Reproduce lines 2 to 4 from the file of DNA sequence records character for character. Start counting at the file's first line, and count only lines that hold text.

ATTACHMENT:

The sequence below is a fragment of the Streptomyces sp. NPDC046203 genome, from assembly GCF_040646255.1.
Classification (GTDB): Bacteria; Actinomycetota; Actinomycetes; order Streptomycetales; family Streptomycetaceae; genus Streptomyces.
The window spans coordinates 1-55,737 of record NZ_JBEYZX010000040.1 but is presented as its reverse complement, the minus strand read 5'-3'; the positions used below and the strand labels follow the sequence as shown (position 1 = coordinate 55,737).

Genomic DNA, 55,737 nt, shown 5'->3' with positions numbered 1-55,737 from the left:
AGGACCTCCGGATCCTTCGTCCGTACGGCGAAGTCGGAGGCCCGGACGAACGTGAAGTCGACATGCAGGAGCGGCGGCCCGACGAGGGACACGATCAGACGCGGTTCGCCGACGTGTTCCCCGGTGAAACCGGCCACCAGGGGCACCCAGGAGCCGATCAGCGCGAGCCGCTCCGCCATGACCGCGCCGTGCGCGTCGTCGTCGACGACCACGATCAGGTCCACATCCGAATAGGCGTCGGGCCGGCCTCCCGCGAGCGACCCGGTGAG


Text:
Classification (GTDB): Bacteria; Actinomycetota; Actinomycetes; order Streptomycetales; family Streptomycetaceae; genus Streptomyces.
The window spans coordinates 1-55,737 of record NZ_JBEYZX010000040.1 but is presented as its reverse complement, the minus strand read 5'-3'; the positions used below and the strand labels follow the sequence as shown (position 1 = coordinate 55,737).

Genomic DNA, 55,737 nt, shown 5'->3' with positions numbered 1-55,737 from the left: